Tape technology stretches out

Tape technology stretches out

Like many IT executives, Eric Eriksen, chief technology officer at New York-based Deloitte Consulting, would like tape to just go away. The added cost of managing tape backup systems, slow and unreliable restoration, cartridge inventorying and off-site storage headaches have him hoping that cheap disk drives may someday replace 50-year-old tape technology in the data center.

"We only need tape for cases when we can't restore from disk. It's a necessary evil," he says.

Yet despite a drastic shift toward low-cost Advanced Technology Attachment disk arrays for backing up business data, there's no end in site to the use of tape in the data center -- especially for archival storage. Administrators may complain, but tape still has an enormous intalled base and remains 10 to 50 times less expensive than disk. It's also very secure, since data stored off-line on removable media is physically inacessible to hackers and viruses.

And vendors and analysts say evolutionary advances in the basic technology in midrange tape drive systems, improvements in management tools, and the emergence of combined disk/tape subsystems are likely to answer some user complaints -- and keep tape technology in data centers for at least another decade.

Bigger and Faster

Manufacturers of the three leading midrange tape drive technologies -- digital linear tape (DLT), linear tape-open (LTO) and advanced intelligent tape (AIT) -- are preparing significant capacity and speed improvements. Advanced drives, including SuperDLT (SDLT), SuperAIT (S-AIT) and LTO Ultrium 2 (LTO-2), are the latest variations. Each uses half-inch tape and offers roughly five times the capacity and performance of standard DLT, AIT and LTO tapes.

For example, DLT was developed in 1986 and the average cartridge originally held about 96MB of data. SDLT today holds 160GB. Over the next decade, SDLT will grow to about 2.5TB native capacity with 250MB/sec. throughput. LTO, which derives its name from its open architecture, could grow to 10TB native capacity by 2011.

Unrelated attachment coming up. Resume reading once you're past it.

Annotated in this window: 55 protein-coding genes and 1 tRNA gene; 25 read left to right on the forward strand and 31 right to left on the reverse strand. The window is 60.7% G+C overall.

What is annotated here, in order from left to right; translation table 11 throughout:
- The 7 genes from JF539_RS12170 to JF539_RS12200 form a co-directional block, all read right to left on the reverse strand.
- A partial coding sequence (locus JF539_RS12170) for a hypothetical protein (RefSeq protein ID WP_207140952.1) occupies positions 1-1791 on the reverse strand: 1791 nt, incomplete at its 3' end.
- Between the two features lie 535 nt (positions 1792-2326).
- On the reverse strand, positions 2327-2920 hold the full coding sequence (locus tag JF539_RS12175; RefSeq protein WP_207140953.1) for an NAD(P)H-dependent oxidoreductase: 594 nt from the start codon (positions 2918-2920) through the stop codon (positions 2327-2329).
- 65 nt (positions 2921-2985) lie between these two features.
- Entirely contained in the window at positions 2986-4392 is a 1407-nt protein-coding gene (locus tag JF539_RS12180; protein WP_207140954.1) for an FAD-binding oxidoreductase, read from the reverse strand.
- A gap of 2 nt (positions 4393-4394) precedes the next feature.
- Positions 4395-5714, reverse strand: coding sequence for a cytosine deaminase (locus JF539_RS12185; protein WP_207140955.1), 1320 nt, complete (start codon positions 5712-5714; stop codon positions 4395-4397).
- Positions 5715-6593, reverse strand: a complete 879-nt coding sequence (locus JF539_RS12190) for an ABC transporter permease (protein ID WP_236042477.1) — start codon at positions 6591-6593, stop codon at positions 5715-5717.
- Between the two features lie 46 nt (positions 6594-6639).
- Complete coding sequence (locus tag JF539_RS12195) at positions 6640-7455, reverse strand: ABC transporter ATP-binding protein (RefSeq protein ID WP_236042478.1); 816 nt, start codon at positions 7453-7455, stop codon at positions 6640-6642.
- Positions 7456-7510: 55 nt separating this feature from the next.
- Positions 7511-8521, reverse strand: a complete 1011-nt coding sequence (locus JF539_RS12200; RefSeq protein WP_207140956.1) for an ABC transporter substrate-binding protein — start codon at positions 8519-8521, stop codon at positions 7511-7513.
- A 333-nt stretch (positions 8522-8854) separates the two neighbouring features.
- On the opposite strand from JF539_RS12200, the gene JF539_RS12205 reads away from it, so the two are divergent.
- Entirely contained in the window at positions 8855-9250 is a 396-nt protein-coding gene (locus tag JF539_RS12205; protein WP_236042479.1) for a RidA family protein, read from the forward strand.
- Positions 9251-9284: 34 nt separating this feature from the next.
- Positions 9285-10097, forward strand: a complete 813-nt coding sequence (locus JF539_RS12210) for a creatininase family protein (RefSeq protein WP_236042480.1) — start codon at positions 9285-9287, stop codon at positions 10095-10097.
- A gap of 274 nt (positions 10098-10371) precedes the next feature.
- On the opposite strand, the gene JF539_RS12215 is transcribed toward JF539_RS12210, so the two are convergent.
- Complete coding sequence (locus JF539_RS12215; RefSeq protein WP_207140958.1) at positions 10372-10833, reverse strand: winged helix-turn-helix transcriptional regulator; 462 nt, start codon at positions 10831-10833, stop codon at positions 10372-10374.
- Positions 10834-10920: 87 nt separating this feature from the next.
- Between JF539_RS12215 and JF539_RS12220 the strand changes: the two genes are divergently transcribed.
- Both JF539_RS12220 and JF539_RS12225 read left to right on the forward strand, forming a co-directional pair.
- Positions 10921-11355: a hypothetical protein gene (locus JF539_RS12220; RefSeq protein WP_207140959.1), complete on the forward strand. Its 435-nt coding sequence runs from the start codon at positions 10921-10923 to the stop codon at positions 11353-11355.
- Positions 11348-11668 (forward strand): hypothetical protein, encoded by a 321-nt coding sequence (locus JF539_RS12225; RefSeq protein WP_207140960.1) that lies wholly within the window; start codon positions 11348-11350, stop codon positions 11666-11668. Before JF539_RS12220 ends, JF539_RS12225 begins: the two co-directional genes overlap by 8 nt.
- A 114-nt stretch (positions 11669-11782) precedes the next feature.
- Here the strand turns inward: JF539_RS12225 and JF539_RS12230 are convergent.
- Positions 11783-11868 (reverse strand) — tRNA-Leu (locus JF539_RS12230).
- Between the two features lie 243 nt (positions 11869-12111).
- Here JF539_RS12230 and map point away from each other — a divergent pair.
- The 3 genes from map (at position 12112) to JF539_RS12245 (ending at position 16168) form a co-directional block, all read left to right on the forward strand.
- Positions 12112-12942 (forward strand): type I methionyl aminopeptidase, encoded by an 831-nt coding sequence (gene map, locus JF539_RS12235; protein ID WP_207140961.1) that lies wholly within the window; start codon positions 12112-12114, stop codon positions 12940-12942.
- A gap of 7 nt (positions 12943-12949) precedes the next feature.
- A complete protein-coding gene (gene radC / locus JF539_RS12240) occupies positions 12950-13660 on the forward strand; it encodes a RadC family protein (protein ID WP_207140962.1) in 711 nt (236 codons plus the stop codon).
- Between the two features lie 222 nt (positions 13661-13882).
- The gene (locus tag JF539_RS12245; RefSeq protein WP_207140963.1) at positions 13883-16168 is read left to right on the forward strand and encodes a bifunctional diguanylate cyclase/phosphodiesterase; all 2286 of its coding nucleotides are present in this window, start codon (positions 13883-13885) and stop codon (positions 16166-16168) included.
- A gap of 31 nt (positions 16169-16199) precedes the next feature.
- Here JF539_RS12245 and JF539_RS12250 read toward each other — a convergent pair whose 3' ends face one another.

Vendors say 1TB tape cartridges could appear as early as next year. Tape manufacturers such as Quantum Corp., Certance LLC and Storage Technology Corp. expect tape to more than meet future needs. That's a tall order, since the amount of data produced by the average enterprise is doubling every year, according to Stamford, Conn.-based Gartner Inc.

To keep up, tape media will evolve to have more than 1,000 tracks and a thickness of 6.9 microns (about as thick as cellophane). And it will also work with drives that write on both sides of the tape, says Jeff Laughlin, director of strategy for the automated tape solutions unit at StorageTek in Louisville, Colo.

In contrast, StorageTek's current high-end tape drive, the proprietary T9940B, uses 200GB, one-sided tape that has 576 tracks and is 9 microns thick. Laughlin expects transfer rates to keep up with the larger capacity tapes as well. "There's more money being spent on tape media research than ever before in history. You're going to see greater transfer rates at the head interface, transfer rates of 100GB/sec., 200GB/sec.," he says.


Emerging management software that can monitor the health of tape drives, Fibre Channel switch port connections to libraries and even the tape cartridges themselves will help ensure that users are able to restore from tape, more easily manage backups and predict problems and backup failures, vendors say. Advanced Digital Information Corp. (ADIC) and Quantum, for example, have recently introduced native management software tools on their tape libary and drive technology.

ADIC sells all major tape cartridge technologies in its automated libraries and tape autoloaders, but Dave Uvelli, an executive director at the Redmond, Wash.-based company, says he believes cartridge formats and drive technologies are becoming irrelevant. Instead, ADIC is betting on new, intelligent tape library systems that will eventually provide detailed information on drives and tape, whether it's related to a downed switch port, a stuck drive or a tape cartridge that's reaching the end of its life.

One example of archival intelligence is ADIC's Scalar i2000 tape library. Introduced in early July, the Scalar i2000 is designed to eliminate the need for an external library control server. Among other things, the system can send backup failure alerts via pager or e-mail, partition a library into multiple logical libraries and perform mixed media, performance and proactive system readiness checks.